Ah, well. One day, asymmetrical beard styles will catch on…

      1. I think you underestimate what youthful rebellion against cultural norms can produce. I only said ‘catch on’, I didn’t say it had to catch on in polite society. 🙂

        1. Perhaps, although I tend to agree with Jared Diamond’s thesis that youthful rebellion tends to be a peacock tail behavior (“My genes are so good that I can get away with this”) rather than a denial of biological imperatives.

    1. I think that would probably go over fine at my job. My intranet profile has me like that. (Arguably so the photo is always half valid 🙂

      I get no end of ‘cool picture’, etc.

    2. Larry Niven keeps threatening to do an assymetric beard for a convention. Someone I know did it once, when Larry was in attendance, and said Larry studiously ignored him.

      I think next time we’ll have a dozen people do it.

  6. Ooo, time for me to grow something on my face. I can grow it without people thining I am ripping off my cousin. I have the same roundish face you have. Your goatee added some length and gave your chin better definition. It would do the same for me.

    The reason I have never grown a beard is that it itches and took too long to grow. Is there any chia pet goo that would help in growing a beard faster?

    1. I periodically grow one for historical re-enactments. Uncle Sam demands I shave it every 4-6 weeks, so it’s only sporadic.

      It itches badly for about a week as it grows. However…if you intend to keep it for a while, just start with sideburns and moustache, shaving a little less each day, and trimming short so it looks as even as possible. Once past the 1/4″ stage, it should be much more comfortable.

  7. Some day I am going to grow a full beard, and then shave half of it off. I love that look. I shall call it…”Peter’s Look”. And not give you any credit at all.

    Sersiously, the half-way mark looks really cool. And you look adorable all hairless, you little cutie you.

  8. I used to have a beard, but then I got drafted at the age of 27. And my commanding officer didn’t like my haircut, so off with the beard, and I got to practice something that I hadn’t done in 10 years – shaving.

  9. I don’t agree with the shaving of the beard, but it’s yours, not mine.
    But did you really have to shave your chin off too????
    😀

  10. Kid Reactions?

    Your oldest is 9 right? What does she and the other kids think about Daddy without his beard?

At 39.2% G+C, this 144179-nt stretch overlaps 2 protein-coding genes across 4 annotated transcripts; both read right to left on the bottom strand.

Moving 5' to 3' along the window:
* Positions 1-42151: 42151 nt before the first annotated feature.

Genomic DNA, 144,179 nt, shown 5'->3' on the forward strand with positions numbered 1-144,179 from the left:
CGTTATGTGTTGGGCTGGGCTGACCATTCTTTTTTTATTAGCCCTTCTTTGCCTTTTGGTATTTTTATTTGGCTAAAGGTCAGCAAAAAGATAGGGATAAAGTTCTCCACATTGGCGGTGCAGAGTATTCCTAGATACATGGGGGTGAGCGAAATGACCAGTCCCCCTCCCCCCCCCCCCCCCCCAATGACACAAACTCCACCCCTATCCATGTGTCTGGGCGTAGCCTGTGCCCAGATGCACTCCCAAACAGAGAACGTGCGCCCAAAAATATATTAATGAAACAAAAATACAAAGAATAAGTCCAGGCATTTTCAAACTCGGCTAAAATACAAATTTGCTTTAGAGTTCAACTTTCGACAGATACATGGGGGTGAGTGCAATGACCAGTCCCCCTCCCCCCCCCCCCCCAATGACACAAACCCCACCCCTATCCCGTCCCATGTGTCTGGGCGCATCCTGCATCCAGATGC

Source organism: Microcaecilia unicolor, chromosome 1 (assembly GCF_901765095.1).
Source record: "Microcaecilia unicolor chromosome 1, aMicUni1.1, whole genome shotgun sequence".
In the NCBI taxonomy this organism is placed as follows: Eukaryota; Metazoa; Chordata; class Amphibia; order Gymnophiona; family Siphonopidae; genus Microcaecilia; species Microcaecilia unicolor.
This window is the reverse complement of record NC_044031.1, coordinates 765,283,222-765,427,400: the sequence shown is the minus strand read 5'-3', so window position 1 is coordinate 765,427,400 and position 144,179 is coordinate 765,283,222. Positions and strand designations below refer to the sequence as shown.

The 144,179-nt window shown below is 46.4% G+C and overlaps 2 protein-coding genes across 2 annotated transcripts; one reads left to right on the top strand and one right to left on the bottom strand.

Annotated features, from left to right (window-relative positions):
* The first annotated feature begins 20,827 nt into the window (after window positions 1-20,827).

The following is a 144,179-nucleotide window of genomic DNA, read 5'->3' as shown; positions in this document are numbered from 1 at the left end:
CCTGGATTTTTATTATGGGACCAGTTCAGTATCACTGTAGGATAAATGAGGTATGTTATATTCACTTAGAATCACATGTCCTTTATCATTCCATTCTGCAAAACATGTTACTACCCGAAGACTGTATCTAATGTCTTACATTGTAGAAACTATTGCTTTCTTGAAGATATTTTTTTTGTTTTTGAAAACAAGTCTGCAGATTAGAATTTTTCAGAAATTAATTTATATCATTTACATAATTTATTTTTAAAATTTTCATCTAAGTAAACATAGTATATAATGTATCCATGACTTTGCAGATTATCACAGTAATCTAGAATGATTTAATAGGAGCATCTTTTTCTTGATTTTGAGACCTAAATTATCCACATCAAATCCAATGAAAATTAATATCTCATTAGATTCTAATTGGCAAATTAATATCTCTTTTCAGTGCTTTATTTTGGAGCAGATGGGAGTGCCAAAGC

Pirate nearly had a conniption when shaved off his beard and he had only had it three months.

  11. DUDE! You’re an entirely different person! ENTIRELY DIFFERENT PERSON!

    As to the “oh, so that’s what happens” thing, I hear you: I shaved the entire head once (which, ideally, is as close to the beard removal process as I should ever get) and discovered that, um… yeah. Bad idea. Very… very round. Very round.

  12. I look hopelessly baby-faced without my mustache…which is why it takes something extraordinary to get me to shave it off, and I grow it back ASAP. Well, that and the fact that my upper lip is amazingly sensitive to shaving after <mumble> years of not shaving it. I hope you don’ have THAT problem, or at least not for very long.

    I’ll echo the others’ respect for someone who’s willing to live in accordance with his faith…

  13. “Somebody dig up a convention photo of that and post a link in the comments — you’ll see what I mean.”

    Hrmm, that was a bit more difficult than I’d expected. Searching Google Images for “tycho” of course brings up lots of sketches of Tycho Brahe, as well as some Harvard law student’s baby, lots of pet dogs, and a few PA graphics, “jerry holkins” just brings up a handful of PA drawings, but “tycho penny arcade” finds a few pics, so here you go.

      1. I’m gonna have to go with “no” on this one, seeing as the only thing I am to him is just another reader. I’ve never met or even corresponded with him. Heck, I didn’t even have a clue what he looked like before Howard’s reference to the new similarities. Sorry. =p

        1. Oh, yeah, sorry Trygve. I meant “you” as in “Howard”, even though I replied to your comment. Yours was just the most Tycho-related I could find when I was frustrated this morning.

          1. S’okay. I figured that was probably the case. But procrastination from other things motivated me to respond anyway. =)

  14. And here, my first thought was “Gee, Howard looks a lot like Robert Englund, especially in the eyes.” Then I realized that it was from Babylon 5’s episode “Grey 17 is Missing” that the character resemblance was drawn.

  15. Actually for some reason, you remind me of Spencer W. Kimball. Or Yoda.

    But that could be because I’m reading Miracle of Forgiveness right now.

    1. But he’s not green, and his ears aren’t nearly big enough for any Yoda resemblence.
      We won’t mix you up with the Penny Arcade guy as long as you keep your glasses the reasonable size, instead of face-eating size.
      More power to ya!

    1. We could tell you, but then we’d have to kill you, and then we couldn’t go to the temple anymore.

      HA! I love jokes about murder.

      But seriously, I think Howard was referring to peace & spiritual blessings — deeper, thicker happiness — and not some sort of remuniary blessing… unless things have changed since I was a temple worker…